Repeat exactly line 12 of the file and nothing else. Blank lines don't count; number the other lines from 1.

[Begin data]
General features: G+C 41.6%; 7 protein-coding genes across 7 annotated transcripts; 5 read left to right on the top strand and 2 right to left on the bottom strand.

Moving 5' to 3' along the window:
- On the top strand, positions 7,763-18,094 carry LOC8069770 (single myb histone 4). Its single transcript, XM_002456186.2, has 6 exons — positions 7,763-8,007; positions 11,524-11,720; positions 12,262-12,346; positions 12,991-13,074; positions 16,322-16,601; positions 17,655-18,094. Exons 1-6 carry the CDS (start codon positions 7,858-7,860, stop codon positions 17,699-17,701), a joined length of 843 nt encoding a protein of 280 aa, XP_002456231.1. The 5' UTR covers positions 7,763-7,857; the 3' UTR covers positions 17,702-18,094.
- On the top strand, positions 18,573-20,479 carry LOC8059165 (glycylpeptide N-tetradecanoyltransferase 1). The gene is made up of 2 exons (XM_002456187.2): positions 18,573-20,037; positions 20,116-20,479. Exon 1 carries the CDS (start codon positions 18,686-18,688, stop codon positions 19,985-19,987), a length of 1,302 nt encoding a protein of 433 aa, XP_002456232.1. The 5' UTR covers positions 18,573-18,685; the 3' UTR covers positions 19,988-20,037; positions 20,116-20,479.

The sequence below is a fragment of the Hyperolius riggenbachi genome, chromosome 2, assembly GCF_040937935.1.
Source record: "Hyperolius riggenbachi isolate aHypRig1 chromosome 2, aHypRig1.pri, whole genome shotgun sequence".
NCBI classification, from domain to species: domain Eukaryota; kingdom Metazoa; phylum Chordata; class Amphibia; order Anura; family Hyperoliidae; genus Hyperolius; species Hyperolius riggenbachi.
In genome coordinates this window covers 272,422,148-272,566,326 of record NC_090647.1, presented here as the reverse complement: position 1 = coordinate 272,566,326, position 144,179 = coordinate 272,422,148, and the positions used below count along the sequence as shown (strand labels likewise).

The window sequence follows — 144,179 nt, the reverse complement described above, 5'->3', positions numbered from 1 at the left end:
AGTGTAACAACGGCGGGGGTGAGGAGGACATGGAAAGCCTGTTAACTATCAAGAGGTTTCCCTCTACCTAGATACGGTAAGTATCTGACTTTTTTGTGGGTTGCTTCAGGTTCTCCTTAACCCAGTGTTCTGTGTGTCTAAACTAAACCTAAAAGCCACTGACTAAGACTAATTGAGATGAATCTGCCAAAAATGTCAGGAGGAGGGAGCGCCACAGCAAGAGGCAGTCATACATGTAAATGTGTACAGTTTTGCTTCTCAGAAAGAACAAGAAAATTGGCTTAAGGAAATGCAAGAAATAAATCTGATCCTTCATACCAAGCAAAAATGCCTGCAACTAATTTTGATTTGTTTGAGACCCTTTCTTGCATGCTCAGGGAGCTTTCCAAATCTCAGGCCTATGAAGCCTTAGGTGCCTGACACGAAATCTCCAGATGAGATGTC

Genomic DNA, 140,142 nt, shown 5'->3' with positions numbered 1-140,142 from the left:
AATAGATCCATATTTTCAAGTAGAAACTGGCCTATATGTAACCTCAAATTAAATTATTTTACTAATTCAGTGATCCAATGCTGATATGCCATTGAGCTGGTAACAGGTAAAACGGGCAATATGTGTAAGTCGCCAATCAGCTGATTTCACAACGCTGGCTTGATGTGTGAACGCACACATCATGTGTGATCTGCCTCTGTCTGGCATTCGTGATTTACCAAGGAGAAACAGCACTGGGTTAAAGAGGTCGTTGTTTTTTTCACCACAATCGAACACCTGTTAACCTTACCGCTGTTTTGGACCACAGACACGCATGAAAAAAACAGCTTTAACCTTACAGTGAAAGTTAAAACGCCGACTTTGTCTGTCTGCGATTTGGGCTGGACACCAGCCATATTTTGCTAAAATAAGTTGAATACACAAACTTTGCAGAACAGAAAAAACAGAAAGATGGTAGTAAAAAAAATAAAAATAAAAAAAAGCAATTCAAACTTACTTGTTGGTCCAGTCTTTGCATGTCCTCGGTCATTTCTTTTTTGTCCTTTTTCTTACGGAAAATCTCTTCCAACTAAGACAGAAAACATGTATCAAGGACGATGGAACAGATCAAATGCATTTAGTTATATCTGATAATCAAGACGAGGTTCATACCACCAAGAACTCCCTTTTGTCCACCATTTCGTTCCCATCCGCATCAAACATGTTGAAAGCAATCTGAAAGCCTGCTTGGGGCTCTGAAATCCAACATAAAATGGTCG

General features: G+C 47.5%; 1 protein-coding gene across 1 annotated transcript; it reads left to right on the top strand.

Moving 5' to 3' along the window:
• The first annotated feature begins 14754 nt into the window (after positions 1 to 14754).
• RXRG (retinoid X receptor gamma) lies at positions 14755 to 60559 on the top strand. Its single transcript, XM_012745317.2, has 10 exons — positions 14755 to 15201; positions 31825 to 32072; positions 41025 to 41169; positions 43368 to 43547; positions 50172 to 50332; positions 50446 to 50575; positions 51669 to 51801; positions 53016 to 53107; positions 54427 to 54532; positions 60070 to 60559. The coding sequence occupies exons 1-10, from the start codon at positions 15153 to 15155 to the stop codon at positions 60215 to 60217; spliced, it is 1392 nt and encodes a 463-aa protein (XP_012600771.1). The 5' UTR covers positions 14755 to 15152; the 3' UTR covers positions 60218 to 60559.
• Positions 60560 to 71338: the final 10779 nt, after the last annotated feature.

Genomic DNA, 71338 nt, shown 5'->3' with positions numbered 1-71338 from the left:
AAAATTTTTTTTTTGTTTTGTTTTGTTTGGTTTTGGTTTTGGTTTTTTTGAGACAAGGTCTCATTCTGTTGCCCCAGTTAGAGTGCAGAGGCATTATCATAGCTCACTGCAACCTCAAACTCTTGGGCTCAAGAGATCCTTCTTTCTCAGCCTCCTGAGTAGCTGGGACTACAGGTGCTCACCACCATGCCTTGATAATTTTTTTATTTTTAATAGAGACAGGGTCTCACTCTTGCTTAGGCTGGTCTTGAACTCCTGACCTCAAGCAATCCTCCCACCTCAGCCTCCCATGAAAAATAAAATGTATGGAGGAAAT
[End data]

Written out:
AATAGATCCATATTTTCAAGTAGAAACTGGCCTATATGTAACCTCAAATTAAATTATTTTACTAATTCAGTGATCCAATGCTGATATGCCATTGAGCTGGTAACAGGTAAAACGGGCAATATGTGTAAGTCGCCAATCAGCTGATTTCACAACGCTGGCTTGATGTGTGAACGCACACATCATGTGTGATCTGCCTCTGTCTGGCATTCGTGATTTACCAAGGAGAAACAGCACTGGGTTAAAGAGGTCGTTGTTTTTTTCACCACAATCGAACACCTGTTAACCTTACCGCTGTTTTGGACCACAGACACGCATGAAAAAAACAGCTTTAACCTTACAGTGAAAGTTAAAACGCCGACTTTGTCTGTCTGCGATTTGGGCTGGACACCAGCCATATTTTGCTAAAATAAGTTGAATACACAAACTTTGCAGAACAGAAAAAACAGAAAGATGGTAGTAAAAAAAATAAAAATAAAAAAAAGCAATTCAAACTTACTTGTTGGTCCAGTCTTTGCATGTCCTCGGTCATTTCTTTTTTGTCCTTTTTCTTACGGAAAATCTCTTCCAACTAAGACAGAAAACATGTATCAAGGACGATGGAACAGATCAAATGCATTTAGTTATATCTGATAATCAAGACGAGGTTCATACCACCAAGAACTCCCTTTTGTCCACCATTTCGTTCCCATCCGCATCAAACATGTTGAAAGCAATCTGAAAGCCTGCTTGGGGCTCTGAAATCCAACATAAAATGGTCG